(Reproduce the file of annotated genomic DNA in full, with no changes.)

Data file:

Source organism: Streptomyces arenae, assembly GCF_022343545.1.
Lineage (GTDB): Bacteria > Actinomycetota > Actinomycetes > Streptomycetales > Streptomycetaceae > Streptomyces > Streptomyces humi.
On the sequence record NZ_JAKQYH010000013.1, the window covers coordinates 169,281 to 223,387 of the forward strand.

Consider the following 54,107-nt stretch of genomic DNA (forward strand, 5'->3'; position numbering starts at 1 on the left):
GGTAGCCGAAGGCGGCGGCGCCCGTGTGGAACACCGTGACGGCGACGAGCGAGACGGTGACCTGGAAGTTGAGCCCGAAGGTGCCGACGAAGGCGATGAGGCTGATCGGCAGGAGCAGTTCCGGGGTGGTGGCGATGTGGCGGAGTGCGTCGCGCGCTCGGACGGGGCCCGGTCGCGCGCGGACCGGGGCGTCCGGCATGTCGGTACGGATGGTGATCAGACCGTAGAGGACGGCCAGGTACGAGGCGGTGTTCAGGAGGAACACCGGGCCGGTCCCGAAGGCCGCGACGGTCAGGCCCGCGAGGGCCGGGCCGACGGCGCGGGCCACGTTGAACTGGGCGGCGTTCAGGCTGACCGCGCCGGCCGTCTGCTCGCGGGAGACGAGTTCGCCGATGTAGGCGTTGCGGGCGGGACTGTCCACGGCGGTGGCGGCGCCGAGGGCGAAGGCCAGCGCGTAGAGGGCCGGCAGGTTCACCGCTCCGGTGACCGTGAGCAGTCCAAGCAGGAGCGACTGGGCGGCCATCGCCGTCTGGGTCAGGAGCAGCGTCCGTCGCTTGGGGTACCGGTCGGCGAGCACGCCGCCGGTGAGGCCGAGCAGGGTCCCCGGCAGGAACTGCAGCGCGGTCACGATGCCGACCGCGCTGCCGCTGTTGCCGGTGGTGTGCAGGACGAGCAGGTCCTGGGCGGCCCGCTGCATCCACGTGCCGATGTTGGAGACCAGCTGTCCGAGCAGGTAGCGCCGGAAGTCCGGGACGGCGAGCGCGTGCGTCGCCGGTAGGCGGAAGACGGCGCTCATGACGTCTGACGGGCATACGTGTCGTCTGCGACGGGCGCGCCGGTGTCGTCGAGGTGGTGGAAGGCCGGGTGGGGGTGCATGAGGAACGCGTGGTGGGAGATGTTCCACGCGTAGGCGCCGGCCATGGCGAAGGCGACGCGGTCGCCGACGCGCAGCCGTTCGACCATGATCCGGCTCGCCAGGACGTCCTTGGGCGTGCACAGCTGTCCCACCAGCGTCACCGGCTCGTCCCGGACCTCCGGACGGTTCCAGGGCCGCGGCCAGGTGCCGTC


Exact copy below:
Source organism: Streptomyces arenae, assembly GCF_022343545.1.
Lineage (GTDB): Bacteria > Actinomycetota > Actinomycetes > Streptomycetales > Streptomycetaceae > Streptomyces > Streptomyces humi.
On the sequence record NZ_JAKQYH010000013.1, the window covers coordinates 169,281 to 223,387 of the forward strand.

Consider the following 54,107-nt stretch of genomic DNA (forward strand, 5'->3'; position numbering starts at 1 on the left):
GGTAGCCGAAGGCGGCGGCGCCCGTGTGGAACACCGTGACGGCGACGAGCGAGACGGTGACCTGGAAGTTGAGCCCGAAGGTGCCGACGAAGGCGATGAGGCTGATCGGCAGGAGCAGTTCCGGGGTGGTGGCGATGTGGCGGAGTGCGTCGCGCGCTCGGACGGGGCCCGGTCGCGCGCGGACCGGGGCGTCCGGCATGTCGGTACGGATGGTGATCAGACCGTAGAGGACGGCCAGGTACGAGGCGGTGTTCAGGAGGAACACCGGGCCGGTCCCGAAGGCCGCGACGGTCAGGCCCGCGAGGGCCGGGCCGACGGCGCGGGCCACGTTGAACTGGGCGGCGTTCAGGCTGACCGCGCCGGCCGTCTGCTCGCGGGAGACGAGTTCGCCGATGTAGGCGTTGCGGGCGGGACTGTCCACGGCGGTGGCGGCGCCGAGGGCGAAGGCCAGCGCGTAGAGGGCCGGCAGGTTCACCGCTCCGGTGACCGTGAGCAGTCCAAGCAGGAGCGACTGGGCGGCCATCGCCGTCTGGGTCAGGAGCAGCGTCCGTCGCTTGGGGTACCGGTCGGCGAGCACGCCGCCGGTGAGGCCGAGCAGGGTCCCCGGCAGGAACTGCAGCGCGGTCACGATGCCGACCGCGCTGCCGCTGTTGCCGGTGGTGTGCAGGACGAGCAGGTCCTGGGCGGCCCGCTGCATCCACGTGCCGATGTTGGAGACCAGCTGTCCGAGCAGGTAGCGCCGGAAGTCCGGGACGGCGAGCGCGTGCGTCGCCGGTAGGCGGAAGACGGCGCTCATGACGTCTGACGGGCATACGTGTCGTCTGCGACGGGCGCGCCGGTGTCGTCGAGGTGGTGGAAGGCCGGGTGGGGGTGCATGAGGAACGCGTGGTGGGAGATGTTCCACGCGTAGGCGCCGGCCATGGCGAAGGCGACGCGGTCGCCGACGCGCAGCCGTTCGACCATGATCCGGCTCGCCAGGACGTCCTTGGGCGTGCACAGCTGTCCCACCAGCGTCACCGGCTCGTCCCGGACCTCCGGACGGTTCCAGGGCCGCGGCCAGGTGCCGTC